types of cycling: track racing, BMX, stunt biking, mountain
focus for the workshops was on ‘functional cycling’ -people
who want to use their bikes on a regular basis to get from A
to B, but it was useful to remind ourselves of the
different, and sometimes extreme, things that people do with
bikes, in order to reconnect with what it was we wanted to
use bikes for, and how this knowledge could inform our
of bodyshapes and sizes are matched by the multiplicity of
options that cyclists can now choose in terms of
handlebars, grips, gearshifts, saddles and pedals
There was a chance to try out the range of bikes and
styles we had assembled for the workshop.
A turbo trainer, designed to fix bikes so people can
train on the spot, gave the Alexander Technique teacher a
chance to work one-to-one. Often uncertainty over balance
was a result of over-stretching to reach the handlebars, and
coming off the support of sit-bones on saddle.
Riding with less stress
We moved from the classroom to the road
in easy stages; bringing new found skills gradually into
more complex situations; from easy riding in the car-park,
to weaving in and out of cones.
As a finale the ‘willing but wobblies’ went out onto
the road, demonstrating their right-hand turns with greater
ease and confidence.
With the more experienced group we didn’t go out on
the roads, but we used a 3D model to explore different
strategies that participants adopt in busy traffic
both occasions a successful and fun day was had by all.
The experienced but by now less aching were riding
with lengthened head, neck and backs, and connected ‘in’
arms that steered but did not clasp the handlebars.
What we thought about the experience:
It was good to work within a practical context, so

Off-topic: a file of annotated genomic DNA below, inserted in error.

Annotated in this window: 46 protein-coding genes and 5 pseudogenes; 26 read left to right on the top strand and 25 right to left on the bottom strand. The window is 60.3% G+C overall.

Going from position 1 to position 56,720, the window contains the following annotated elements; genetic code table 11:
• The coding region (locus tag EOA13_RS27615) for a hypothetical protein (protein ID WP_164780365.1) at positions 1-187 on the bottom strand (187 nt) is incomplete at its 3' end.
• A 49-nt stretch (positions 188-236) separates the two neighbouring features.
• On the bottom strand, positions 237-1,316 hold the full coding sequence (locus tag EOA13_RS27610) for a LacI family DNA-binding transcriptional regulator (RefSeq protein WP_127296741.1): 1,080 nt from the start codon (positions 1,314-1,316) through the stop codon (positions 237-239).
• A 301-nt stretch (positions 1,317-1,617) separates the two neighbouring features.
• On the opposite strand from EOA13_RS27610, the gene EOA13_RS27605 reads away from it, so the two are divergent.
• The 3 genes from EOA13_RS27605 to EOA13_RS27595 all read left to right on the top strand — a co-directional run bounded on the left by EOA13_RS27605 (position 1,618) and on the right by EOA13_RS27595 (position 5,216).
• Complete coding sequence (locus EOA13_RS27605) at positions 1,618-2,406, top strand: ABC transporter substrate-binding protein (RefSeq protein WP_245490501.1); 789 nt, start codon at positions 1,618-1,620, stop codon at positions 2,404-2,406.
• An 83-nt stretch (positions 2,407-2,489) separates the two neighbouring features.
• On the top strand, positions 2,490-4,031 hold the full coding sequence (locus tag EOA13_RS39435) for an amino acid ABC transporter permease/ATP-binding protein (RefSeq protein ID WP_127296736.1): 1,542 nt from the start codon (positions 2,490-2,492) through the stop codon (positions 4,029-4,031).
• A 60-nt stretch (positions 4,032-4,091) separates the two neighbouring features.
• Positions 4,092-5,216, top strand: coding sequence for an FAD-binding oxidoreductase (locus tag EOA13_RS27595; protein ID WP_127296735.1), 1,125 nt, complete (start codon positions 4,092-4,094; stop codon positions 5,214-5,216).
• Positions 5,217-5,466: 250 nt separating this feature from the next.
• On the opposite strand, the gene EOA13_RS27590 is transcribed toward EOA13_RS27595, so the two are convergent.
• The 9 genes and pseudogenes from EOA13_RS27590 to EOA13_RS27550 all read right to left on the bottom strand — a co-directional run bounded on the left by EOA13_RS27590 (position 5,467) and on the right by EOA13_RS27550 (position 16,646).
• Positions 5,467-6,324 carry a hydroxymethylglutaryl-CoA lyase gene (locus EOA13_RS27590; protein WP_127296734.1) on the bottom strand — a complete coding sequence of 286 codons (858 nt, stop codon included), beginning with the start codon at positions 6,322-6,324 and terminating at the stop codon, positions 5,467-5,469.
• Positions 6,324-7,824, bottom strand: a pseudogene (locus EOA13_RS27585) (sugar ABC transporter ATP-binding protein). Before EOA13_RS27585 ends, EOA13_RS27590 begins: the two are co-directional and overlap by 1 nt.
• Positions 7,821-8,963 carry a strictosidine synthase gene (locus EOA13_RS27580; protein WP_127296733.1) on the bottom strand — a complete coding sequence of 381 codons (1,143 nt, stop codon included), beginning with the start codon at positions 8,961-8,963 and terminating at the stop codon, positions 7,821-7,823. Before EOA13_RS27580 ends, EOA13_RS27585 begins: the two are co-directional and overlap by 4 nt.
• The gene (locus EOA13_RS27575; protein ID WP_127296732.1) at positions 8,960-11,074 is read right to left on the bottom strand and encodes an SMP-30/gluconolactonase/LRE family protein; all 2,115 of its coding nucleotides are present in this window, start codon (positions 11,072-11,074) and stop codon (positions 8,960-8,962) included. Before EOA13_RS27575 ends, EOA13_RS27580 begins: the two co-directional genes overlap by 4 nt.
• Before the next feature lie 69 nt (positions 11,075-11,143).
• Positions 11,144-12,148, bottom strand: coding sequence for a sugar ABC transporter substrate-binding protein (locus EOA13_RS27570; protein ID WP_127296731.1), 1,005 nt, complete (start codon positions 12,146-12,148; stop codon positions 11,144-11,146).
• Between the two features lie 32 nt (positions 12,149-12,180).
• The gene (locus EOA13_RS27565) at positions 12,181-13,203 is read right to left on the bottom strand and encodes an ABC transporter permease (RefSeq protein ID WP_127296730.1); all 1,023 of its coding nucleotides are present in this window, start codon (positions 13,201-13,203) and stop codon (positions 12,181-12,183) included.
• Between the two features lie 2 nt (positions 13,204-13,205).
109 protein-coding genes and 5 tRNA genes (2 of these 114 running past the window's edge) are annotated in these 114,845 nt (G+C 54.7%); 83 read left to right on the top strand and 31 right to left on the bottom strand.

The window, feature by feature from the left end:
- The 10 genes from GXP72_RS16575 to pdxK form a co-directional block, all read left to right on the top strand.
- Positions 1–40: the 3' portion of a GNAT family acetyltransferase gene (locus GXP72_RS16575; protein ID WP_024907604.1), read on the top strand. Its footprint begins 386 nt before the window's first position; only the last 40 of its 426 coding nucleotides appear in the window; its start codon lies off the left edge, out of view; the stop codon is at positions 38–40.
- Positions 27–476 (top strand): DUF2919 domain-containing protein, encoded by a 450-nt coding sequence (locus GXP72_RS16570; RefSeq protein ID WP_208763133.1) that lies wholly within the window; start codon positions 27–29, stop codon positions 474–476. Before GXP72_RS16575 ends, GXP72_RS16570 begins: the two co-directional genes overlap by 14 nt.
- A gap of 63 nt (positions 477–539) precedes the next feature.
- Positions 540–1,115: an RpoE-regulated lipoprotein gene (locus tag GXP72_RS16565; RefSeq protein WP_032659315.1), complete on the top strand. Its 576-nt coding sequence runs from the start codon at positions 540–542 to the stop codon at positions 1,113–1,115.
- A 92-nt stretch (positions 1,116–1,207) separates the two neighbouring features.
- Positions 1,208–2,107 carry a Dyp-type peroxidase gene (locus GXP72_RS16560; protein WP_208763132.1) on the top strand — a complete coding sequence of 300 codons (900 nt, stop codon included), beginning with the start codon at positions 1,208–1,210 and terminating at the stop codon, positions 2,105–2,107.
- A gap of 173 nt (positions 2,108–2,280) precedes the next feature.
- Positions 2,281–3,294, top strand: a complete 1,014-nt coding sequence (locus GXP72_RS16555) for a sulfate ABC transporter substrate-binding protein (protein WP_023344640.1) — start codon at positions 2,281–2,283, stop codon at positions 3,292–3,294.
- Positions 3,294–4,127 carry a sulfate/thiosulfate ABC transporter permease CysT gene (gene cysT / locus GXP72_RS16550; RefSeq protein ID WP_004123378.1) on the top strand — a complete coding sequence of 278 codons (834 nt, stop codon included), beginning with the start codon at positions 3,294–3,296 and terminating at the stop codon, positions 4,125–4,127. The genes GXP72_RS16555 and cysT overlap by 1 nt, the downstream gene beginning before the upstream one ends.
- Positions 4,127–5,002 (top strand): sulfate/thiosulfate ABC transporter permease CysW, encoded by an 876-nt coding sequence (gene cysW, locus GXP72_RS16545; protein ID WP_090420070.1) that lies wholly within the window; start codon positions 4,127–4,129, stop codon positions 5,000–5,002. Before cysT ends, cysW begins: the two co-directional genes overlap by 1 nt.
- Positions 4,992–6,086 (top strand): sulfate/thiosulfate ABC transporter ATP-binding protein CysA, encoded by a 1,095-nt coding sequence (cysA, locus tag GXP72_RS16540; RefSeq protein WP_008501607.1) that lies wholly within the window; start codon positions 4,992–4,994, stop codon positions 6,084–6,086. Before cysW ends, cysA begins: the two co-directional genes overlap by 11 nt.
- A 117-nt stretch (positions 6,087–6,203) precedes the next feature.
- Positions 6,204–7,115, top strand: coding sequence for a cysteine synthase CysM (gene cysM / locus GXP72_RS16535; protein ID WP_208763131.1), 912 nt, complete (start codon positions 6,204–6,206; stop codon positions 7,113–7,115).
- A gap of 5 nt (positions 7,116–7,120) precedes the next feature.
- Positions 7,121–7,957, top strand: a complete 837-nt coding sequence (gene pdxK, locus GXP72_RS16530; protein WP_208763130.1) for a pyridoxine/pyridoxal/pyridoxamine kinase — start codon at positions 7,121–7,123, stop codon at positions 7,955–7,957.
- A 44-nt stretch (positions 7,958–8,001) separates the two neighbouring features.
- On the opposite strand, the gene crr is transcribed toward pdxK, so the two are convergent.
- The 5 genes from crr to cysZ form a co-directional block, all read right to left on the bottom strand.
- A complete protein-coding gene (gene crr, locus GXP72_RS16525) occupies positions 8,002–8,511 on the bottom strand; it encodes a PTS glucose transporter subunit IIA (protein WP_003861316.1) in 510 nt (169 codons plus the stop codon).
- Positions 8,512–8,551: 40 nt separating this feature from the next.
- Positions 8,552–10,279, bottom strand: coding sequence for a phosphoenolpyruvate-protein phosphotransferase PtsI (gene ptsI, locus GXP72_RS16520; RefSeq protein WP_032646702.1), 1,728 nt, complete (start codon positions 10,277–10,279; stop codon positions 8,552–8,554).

the Alexander Technique is seen in ‘action’, and directly
useful to an aspect of people’s lives. The games and the
one-to-one gave the people that came a different sense of
themselves, how they related to the bike, and the support it
offers. Most were not aware of sit-bones and that fact alone
wasvery helpful. Generally it was a good way to widen
familiarity with the Alexander Technique, it give people a
taste of what ‘up’ and ‘out’ can do to make life and cycling
I learnt a lot from the sessions: it was good to work
with an Alexander teacher and see how Alexander Technique
theory and practice could be applied to a familiar activity.
We also designed and ran the workshops so that
participants could share and learn from each other and as we
kept the workshops small this worked extremely well.
Before the workshops I was concerned that as a
cycling instructor I would have less to offer the
experienced group, but I was wrong about this.
There are so many different aspects to setting up
your bike and looking at different options for modifying the
points of contact that everyone came away with something
preparation for the workshops I did some fascinating
research around saddle design, which is on-going.
What the trainees thought:
generally they liked
the increased awareness of how they were using themselves
when cycling and the changes to the bike set-up that helped
posture and use on the bike, and, to use the words of Julia
Woodman, STAT Alexander Technique Teacher, cyclist and
trainee " I
really liked the way this workshop combined cycling and road
skills with the Alexander Technique" .
For Niamh Moore,
cyclist and trainee, ‘the workshop was great. Even
though I’ve been cycling for years and have had some
Alexander Technique lessons, the workshop was a revelation!
from the apparently basic how to sit on a bike to thinking
about knees, ankles, hips and a lot more. As I’m planning to
keep cycling for some time and having adjustments to my bike
I’ve since followed up with a one-to-one lesson and may have
some more to consolidate what I’ve learnt. I’ve always
enjoyed cycling but now its so much more comfortable. I’d
started to ache after longer rides and now I feel I have
some practical ideas for addressing this’.
For details of
further cycle-technique workshops, and to get in touch, go
Sue Fleming and Ursula Harries